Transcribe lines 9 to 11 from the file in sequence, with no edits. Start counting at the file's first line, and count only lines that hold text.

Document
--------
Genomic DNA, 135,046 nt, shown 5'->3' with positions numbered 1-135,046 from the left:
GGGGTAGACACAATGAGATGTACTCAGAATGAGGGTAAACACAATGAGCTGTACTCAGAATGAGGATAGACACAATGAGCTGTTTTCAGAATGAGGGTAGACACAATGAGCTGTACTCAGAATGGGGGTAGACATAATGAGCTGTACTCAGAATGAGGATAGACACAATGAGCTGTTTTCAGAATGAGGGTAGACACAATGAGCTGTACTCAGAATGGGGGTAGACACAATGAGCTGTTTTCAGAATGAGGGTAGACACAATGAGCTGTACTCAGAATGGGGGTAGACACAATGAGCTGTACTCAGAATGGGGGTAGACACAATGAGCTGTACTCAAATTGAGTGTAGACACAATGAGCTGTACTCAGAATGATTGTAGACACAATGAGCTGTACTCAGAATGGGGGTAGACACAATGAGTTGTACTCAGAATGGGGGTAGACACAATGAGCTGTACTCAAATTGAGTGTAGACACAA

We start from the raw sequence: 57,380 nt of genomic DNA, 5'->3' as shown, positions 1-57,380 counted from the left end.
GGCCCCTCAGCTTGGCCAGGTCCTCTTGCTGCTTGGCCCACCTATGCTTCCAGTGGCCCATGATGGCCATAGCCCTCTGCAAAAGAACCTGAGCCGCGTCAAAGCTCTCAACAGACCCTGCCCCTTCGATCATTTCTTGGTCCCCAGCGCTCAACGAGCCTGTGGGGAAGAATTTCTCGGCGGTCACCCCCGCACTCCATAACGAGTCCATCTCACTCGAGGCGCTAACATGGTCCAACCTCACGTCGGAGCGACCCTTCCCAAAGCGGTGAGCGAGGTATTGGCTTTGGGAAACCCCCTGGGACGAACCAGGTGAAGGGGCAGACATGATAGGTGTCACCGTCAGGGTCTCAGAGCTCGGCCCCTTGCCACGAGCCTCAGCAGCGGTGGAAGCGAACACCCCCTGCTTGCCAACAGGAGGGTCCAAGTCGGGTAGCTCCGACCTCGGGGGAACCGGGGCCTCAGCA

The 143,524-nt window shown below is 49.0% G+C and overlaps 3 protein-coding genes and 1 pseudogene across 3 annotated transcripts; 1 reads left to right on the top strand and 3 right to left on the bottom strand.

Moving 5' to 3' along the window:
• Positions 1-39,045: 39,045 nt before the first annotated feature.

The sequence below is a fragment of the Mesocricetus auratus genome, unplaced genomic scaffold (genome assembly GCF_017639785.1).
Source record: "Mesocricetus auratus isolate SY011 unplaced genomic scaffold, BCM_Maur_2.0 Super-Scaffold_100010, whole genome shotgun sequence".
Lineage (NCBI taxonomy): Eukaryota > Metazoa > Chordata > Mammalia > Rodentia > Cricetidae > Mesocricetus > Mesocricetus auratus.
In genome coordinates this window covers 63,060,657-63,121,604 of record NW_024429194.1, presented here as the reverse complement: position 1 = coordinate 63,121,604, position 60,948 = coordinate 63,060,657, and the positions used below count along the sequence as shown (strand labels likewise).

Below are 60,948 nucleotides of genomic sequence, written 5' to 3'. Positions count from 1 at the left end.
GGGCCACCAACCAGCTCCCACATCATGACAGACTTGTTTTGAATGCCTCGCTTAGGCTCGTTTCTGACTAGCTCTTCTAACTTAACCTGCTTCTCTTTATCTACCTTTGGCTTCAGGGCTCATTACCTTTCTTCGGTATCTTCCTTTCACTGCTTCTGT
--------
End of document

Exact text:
Source record: "Mesocricetus auratus isolate SY011 unplaced genomic scaffold, BCM_Maur_2.0 Super-Scaffold_100010, whole genome shotgun sequence".
Lineage (NCBI taxonomy): Eukaryota > Metazoa > Chordata > Mammalia > Rodentia > Cricetidae > Mesocricetus > Mesocricetus auratus.
In genome coordinates this window covers 63,060,657-63,121,604 of record NW_024429194.1, presented here as the reverse complement: position 1 = coordinate 63,121,604, position 60,948 = coordinate 63,060,657, and the positions used below count along the sequence as shown (strand labels likewise).